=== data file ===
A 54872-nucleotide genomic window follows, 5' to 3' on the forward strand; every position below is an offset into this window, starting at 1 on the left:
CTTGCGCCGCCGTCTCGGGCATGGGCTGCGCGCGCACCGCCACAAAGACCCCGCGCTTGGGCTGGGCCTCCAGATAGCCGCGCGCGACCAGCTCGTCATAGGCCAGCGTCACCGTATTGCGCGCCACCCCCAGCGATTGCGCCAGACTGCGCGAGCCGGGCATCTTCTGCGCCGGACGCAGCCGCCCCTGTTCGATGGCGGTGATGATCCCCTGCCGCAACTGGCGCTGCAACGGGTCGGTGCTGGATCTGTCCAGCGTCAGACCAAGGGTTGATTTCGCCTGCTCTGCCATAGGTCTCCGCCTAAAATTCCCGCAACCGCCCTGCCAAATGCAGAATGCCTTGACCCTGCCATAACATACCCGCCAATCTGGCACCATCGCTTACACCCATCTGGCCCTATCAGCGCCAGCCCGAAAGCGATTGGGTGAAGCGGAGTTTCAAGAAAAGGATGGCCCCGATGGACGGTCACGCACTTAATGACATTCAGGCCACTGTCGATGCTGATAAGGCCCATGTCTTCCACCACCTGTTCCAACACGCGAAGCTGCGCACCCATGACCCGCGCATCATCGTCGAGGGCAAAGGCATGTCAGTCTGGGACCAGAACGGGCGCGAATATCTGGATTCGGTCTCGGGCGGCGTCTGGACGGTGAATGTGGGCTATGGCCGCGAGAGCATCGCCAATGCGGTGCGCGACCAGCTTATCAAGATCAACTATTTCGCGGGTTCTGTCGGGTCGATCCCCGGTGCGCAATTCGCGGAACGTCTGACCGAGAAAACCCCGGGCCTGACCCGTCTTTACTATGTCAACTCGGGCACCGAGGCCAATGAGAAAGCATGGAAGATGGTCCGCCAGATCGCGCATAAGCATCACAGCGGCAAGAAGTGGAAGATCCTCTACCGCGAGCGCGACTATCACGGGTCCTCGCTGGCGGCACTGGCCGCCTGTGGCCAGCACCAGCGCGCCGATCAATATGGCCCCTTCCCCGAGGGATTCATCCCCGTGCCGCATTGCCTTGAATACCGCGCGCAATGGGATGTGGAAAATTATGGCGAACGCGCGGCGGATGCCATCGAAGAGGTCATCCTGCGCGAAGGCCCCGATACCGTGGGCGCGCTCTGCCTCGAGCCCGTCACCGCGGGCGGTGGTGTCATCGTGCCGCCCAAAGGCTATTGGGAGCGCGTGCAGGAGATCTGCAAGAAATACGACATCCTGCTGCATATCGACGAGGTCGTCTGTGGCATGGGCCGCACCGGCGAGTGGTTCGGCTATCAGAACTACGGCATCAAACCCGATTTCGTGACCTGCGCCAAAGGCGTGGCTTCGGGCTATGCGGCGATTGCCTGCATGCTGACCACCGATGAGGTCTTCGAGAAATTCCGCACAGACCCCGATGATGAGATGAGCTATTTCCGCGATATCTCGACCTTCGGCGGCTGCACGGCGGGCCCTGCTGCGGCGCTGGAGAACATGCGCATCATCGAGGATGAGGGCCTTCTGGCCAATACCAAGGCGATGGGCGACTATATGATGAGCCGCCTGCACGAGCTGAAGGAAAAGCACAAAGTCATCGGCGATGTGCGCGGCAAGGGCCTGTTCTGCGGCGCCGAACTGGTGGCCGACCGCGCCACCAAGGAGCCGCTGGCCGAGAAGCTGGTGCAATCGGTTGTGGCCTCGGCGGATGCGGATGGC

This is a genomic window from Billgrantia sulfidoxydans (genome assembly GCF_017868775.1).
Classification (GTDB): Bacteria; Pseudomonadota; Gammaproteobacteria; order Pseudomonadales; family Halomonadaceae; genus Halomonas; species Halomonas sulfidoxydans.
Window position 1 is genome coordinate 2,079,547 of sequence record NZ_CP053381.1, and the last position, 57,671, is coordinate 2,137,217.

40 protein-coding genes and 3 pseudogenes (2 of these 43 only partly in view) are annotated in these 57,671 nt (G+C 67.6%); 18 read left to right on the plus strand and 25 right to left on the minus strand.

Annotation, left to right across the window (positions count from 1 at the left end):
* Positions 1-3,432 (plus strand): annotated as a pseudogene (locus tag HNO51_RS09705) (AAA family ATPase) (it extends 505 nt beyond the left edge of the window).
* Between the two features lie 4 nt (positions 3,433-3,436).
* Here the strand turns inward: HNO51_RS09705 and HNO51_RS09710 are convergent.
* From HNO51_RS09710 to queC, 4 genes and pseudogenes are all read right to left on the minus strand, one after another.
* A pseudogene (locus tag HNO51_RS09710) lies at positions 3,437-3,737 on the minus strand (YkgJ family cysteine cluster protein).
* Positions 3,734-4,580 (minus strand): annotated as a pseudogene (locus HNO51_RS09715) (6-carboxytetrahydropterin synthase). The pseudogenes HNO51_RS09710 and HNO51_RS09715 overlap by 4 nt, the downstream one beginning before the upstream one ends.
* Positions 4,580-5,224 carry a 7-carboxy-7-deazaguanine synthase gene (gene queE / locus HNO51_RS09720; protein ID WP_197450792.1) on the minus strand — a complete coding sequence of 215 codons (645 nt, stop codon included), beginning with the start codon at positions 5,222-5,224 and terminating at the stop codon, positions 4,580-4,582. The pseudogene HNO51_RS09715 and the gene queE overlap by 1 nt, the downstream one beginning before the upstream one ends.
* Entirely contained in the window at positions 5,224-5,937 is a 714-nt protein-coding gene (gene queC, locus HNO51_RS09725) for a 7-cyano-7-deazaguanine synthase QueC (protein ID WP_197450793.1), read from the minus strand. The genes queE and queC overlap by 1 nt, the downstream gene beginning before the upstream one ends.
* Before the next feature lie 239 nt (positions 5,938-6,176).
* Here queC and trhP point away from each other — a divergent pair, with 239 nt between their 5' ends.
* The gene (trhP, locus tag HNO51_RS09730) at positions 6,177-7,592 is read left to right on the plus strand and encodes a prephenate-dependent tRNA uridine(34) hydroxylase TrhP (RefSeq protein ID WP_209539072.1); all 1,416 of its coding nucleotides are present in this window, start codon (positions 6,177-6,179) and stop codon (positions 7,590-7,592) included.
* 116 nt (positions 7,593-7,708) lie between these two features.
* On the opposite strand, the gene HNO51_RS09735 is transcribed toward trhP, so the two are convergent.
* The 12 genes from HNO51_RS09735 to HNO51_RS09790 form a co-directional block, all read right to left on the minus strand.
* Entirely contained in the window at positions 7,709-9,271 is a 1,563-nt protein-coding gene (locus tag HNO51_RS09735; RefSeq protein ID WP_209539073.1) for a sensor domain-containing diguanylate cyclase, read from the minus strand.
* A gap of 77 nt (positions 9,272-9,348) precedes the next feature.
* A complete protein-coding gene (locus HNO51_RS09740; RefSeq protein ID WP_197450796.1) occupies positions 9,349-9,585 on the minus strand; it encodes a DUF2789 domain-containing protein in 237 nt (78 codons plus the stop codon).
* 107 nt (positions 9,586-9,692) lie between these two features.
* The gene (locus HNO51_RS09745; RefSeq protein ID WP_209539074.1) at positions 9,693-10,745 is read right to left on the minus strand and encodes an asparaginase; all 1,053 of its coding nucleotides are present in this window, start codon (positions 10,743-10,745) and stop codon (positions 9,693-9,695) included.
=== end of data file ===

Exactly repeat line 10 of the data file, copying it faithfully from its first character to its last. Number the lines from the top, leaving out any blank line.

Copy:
* Here the strand turns inward: HNO51_RS09705 and HNO51_RS09710 are convergent.